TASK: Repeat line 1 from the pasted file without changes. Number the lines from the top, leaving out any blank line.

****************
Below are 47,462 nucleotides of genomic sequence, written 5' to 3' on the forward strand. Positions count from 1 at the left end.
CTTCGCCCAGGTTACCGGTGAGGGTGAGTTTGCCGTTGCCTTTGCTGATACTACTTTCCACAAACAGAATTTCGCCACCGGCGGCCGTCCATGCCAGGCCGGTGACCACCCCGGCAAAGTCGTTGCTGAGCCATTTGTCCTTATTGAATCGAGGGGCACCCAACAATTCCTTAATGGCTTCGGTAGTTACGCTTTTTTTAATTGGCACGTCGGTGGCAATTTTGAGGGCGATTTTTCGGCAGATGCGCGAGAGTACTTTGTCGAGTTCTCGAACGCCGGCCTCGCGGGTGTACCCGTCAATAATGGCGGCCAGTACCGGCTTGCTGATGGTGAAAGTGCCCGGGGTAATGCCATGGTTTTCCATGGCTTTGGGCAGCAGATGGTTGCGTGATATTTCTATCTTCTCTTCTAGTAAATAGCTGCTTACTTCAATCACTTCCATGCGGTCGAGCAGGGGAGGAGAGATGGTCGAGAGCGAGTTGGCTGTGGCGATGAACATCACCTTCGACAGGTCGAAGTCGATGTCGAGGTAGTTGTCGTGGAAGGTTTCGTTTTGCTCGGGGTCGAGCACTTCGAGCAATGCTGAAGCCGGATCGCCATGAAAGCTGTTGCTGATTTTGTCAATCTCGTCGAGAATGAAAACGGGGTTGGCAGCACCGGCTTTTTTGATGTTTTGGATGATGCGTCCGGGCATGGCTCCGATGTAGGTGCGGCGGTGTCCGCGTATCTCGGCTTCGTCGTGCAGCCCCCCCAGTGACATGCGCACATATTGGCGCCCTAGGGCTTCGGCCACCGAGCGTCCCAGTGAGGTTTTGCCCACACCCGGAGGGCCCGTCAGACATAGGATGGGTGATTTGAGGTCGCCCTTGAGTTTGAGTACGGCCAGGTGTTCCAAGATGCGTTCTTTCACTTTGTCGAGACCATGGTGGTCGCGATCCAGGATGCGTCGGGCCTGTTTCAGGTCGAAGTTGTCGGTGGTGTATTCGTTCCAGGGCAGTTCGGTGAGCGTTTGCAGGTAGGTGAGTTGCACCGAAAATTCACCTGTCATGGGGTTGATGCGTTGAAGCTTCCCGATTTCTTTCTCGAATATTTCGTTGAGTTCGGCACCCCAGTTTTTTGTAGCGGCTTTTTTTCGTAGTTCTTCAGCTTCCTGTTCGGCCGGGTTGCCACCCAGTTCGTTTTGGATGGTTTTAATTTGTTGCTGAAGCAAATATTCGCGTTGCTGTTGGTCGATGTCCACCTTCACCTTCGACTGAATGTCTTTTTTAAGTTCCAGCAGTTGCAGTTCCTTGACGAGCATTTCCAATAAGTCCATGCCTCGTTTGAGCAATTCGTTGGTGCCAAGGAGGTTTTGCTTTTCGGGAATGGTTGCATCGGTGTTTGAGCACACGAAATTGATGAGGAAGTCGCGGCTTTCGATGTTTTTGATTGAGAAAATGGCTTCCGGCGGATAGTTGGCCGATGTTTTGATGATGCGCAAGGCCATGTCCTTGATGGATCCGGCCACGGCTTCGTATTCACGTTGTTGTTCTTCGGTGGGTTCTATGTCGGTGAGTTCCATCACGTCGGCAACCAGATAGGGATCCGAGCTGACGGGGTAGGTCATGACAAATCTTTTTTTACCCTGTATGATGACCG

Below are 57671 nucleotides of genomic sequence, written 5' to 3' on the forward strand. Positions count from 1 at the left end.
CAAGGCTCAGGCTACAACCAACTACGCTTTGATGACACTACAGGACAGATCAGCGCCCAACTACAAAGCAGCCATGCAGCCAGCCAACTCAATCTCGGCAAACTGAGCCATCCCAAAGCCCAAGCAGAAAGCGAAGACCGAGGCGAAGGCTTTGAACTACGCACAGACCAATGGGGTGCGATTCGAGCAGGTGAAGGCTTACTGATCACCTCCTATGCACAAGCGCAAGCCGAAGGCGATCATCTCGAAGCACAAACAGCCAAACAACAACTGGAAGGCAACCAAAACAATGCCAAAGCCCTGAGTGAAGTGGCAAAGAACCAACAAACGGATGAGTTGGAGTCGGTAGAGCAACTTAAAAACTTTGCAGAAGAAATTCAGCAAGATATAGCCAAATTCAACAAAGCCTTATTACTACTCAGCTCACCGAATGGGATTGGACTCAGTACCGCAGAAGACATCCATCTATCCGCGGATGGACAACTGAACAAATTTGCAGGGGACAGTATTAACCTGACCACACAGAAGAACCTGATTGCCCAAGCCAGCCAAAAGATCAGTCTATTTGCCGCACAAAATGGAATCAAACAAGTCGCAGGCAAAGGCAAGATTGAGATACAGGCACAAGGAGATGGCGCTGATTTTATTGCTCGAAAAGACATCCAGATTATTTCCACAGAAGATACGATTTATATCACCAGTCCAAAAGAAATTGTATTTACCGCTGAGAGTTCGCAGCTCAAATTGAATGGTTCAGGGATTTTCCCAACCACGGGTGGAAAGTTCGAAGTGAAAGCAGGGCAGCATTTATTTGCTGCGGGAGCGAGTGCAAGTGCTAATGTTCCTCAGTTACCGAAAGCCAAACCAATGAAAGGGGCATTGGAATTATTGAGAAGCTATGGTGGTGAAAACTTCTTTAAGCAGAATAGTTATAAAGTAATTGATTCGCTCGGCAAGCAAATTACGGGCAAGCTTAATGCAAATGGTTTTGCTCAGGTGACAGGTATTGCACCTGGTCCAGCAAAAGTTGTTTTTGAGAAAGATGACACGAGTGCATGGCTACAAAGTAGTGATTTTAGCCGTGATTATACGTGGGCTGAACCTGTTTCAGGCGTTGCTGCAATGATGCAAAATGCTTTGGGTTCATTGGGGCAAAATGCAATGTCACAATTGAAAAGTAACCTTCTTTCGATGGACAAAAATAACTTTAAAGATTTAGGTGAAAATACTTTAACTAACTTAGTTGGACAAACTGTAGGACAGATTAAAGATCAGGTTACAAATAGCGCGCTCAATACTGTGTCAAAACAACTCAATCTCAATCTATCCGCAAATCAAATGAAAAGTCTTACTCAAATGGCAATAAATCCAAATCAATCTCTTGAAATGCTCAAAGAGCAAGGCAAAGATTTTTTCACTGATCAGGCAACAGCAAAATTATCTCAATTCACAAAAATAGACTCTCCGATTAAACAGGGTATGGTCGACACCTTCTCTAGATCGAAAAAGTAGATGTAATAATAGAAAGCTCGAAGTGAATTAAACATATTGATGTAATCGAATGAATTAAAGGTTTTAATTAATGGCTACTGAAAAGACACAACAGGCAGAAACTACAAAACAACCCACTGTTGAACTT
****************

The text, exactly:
Below are 47,462 nucleotides of genomic sequence, written 5' to 3' on the forward strand. Positions count from 1 at the left end.